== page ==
MT2002 Analysis

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## The boundedness theorem

This result explains why closed bounded intervals have nicer properties than other ones.

Theorem

A continuous function on a closed bounded interval is bounded and attains its bounds.

Proof
Suppose f is defined and continuous at every point of the interval [a, b]. Then if f were not bounded above, we could find a point x1 with f (x1) > 1, a point x2 with f (x2) > 2, ...
Now look at the sequence (xn). By the Bolzano-Weierstrass theorem, it has a subsequence (xij) which converges to a point α ∈ [a, b]. By our construction the sequence (f (xij)) is unbounded, but by the continuity of f, this sequence should converge to f (α) and we have a contradiction.
The proof that f is bounded below is similar.

To show that f attains its bounds, take M to be the least upper bound of the set X = { f (x) | x ∈ [a, b] }. We need to find a point β ∈ [a, b] with f (β) = M . To do this we construct a sequence in the following way:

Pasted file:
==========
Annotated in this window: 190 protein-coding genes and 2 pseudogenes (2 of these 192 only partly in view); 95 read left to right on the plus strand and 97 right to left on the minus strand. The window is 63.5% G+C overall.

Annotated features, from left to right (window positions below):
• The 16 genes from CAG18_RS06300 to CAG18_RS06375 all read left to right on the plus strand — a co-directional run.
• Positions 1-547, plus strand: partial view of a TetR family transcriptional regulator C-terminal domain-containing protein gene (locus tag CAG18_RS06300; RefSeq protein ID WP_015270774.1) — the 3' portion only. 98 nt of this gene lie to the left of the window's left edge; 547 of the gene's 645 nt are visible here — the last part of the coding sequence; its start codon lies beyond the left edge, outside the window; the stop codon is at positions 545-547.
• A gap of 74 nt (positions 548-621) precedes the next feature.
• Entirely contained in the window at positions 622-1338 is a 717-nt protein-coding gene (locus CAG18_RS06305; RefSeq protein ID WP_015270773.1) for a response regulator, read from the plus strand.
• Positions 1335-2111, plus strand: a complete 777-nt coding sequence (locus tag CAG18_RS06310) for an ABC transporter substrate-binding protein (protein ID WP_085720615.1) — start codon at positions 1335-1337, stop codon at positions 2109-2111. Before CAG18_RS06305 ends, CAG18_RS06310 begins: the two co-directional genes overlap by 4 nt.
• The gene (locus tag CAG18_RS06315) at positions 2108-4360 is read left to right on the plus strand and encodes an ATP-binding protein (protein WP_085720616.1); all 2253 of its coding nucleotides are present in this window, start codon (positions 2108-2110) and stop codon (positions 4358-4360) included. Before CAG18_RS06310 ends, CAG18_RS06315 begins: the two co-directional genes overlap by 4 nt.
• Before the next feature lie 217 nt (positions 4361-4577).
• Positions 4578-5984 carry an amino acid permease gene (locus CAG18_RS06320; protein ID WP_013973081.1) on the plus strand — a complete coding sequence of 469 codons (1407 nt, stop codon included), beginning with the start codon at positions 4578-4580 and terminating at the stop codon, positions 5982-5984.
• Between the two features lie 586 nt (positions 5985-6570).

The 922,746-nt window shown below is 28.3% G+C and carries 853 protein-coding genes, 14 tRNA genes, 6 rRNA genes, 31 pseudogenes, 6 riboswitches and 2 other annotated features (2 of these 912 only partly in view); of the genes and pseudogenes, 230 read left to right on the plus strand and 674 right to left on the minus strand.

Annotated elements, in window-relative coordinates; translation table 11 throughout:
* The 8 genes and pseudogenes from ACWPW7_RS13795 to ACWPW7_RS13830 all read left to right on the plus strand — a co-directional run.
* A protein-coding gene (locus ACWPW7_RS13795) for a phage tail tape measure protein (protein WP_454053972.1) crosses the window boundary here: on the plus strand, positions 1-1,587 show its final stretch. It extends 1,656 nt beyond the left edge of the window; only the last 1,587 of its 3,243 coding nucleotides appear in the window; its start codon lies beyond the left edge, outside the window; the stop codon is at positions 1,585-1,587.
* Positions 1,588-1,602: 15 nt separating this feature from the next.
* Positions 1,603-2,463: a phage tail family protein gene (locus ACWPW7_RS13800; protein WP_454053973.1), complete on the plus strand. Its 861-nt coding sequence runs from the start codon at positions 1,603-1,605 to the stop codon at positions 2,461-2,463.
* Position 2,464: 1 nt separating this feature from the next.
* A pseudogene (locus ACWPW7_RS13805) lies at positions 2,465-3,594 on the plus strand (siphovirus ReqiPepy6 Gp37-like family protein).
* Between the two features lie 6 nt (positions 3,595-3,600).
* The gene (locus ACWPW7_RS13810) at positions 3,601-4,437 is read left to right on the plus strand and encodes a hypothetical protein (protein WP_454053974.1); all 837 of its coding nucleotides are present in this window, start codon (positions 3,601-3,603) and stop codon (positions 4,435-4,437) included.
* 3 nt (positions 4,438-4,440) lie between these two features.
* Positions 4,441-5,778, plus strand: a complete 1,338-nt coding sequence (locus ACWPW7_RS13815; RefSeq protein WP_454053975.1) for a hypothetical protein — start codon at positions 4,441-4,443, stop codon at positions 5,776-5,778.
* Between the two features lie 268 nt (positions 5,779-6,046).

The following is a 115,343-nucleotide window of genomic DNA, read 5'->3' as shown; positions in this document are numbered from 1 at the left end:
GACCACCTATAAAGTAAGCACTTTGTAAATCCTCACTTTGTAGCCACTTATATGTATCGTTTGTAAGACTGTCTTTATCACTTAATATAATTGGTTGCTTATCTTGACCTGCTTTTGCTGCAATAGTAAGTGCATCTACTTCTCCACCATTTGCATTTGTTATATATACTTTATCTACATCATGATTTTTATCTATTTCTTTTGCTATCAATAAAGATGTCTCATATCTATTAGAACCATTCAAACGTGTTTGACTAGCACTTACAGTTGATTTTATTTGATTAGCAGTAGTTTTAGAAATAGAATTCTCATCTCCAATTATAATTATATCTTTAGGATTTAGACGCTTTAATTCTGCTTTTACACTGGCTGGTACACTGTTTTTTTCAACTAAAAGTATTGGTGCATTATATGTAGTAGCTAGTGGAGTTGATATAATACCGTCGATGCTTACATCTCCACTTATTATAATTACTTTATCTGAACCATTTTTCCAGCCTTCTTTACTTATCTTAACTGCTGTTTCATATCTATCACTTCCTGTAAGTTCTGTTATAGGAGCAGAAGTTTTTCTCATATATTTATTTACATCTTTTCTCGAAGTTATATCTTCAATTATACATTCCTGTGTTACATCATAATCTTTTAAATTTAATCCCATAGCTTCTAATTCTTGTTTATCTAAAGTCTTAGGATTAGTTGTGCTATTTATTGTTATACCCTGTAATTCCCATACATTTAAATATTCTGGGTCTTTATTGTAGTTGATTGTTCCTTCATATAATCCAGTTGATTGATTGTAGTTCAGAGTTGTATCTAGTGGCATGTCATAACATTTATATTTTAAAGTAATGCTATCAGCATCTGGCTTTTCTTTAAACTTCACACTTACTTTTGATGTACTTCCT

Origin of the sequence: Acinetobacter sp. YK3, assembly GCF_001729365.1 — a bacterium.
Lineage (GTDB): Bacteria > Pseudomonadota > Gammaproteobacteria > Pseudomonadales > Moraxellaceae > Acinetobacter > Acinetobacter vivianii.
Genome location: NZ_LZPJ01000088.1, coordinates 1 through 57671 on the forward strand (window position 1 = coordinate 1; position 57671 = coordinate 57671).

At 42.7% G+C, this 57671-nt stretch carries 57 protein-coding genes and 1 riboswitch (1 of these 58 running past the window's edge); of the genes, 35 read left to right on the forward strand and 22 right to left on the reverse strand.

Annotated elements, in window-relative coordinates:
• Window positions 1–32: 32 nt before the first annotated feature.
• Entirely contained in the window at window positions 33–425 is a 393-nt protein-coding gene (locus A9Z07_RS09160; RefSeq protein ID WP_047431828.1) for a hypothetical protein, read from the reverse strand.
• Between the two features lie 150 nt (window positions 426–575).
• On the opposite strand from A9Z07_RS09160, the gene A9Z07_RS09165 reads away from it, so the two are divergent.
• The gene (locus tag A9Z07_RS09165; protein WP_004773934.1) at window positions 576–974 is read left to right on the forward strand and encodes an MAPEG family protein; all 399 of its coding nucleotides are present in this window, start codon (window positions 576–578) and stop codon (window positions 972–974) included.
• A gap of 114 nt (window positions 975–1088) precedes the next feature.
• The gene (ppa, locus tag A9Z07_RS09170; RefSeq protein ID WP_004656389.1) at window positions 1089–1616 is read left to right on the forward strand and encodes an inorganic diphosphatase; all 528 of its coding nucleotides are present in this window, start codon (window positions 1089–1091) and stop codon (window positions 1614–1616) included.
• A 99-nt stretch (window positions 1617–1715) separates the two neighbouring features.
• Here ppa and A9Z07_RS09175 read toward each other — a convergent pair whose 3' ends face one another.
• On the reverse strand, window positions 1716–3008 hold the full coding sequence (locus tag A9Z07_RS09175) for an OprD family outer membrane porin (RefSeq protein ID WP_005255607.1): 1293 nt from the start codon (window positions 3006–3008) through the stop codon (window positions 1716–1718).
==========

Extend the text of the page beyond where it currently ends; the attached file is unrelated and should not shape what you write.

For each nN, let xn be a point for which | M - f (xn) | < 1/n. Such a point must exist otherwise M - 1/n would be an upper bound of X. Some subsequence of (x1 , x2 , ... ) converges to β (say) and (f (x1) , f (x2) , ... )→ M and by continuity f (β) = M as required.
The proof that f attains its lower bound is similar.

Here are some examples to show why you must have a closed bounded interval for this result to work.

1. Interval not closed
The function f: (0, 1]→ R defined by f (x) = 1 /x is continuous but not bounded.
The function f: [0, 1)→ R defined by f (x) = x is continuous and bounded but does not attain its least upper bound of 1.

2. Interval not bounded
The function f: [0, ∞)→ R defined by f (x) = x is continuous but not bounded.
The function f: [0, ∞)→ R defined by f (x) = x/(1+x) is continuous and bounded but does not attain its least upper bound of 1.

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JOC September 2001